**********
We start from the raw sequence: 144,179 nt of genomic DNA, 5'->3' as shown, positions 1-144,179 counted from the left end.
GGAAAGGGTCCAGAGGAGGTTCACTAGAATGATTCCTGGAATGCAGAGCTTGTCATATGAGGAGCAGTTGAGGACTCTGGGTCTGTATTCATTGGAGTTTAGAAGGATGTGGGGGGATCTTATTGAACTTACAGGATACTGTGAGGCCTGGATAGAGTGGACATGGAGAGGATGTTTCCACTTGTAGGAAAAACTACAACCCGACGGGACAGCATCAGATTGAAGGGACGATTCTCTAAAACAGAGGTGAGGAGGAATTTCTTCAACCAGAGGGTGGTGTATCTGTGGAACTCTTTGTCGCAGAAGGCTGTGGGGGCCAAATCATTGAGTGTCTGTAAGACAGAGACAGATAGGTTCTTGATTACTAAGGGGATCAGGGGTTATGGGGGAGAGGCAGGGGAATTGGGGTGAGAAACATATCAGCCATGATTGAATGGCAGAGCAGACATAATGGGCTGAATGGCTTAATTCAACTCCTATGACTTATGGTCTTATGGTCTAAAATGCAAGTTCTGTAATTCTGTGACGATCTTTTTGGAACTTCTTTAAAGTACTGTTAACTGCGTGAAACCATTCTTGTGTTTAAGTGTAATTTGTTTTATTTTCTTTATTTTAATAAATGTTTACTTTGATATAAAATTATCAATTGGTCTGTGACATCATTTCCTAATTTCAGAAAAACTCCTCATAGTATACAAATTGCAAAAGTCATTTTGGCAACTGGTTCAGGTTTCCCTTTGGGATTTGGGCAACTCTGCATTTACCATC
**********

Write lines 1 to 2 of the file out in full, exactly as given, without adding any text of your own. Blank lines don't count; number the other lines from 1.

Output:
We start from the raw sequence: 144,179 nt of genomic DNA, 5'->3' as shown, positions 1-144,179 counted from the left end.
GGAAAGGGTCCAGAGGAGGTTCACTAGAATGATTCCTGGAATGCAGAGCTTGTCATATGAGGAGCAGTTGAGGACTCTGGGTCTGTATTCATTGGAGTTTAGAAGGATGTGGGGGGATCTTATTGAACTTACAGGATACTGTGAGGCCTGGATAGAGTGGACATGGAGAGGATGTTTCCACTTGTAGGAAAAACTACAACCCGACGGGACAGCATCAGATTGAAGGGACGATTCTCTAAAACAGAGGTGAGGAGGAATTTCTTCAACCAGAGGGTGGTGTATCTGTGGAACTCTTTGTCGCAGAAGGCTGTGGGGGCCAAATCATTGAGTGTCTGTAAGACAGAGACAGATAGGTTCTTGATTACTAAGGGGATCAGGGGTTATGGGGGAGAGGCAGGGGAATTGGGGTGAGAAACATATCAGCCATGATTGAATGGCAGAGCAGACATAATGGGCTGAATGGCTTAATTCAACTCCTATGACTTATGGTCTTATGGTCTAAAATGCAAGTTCTGTAATTCTGTGACGATCTTTTTGGAACTTCTTTAAAGTACTGTTAACTGCGTGAAACCATTCTTGTGTTTAAGTGTAATTTGTTTTATTTTCTTTATTTTAATAAATGTTTACTTTGATATAAAATTATCAATTGGTCTGTGACATCATTTCCTAATTTCAGAAAAACTCCTCATAGTATACAAATTGCAAAAGTCATTTTGGCAACTGGTTCAGGTTTCCCTTTGGGATTTGGGCAACTCTGCATTTACCATC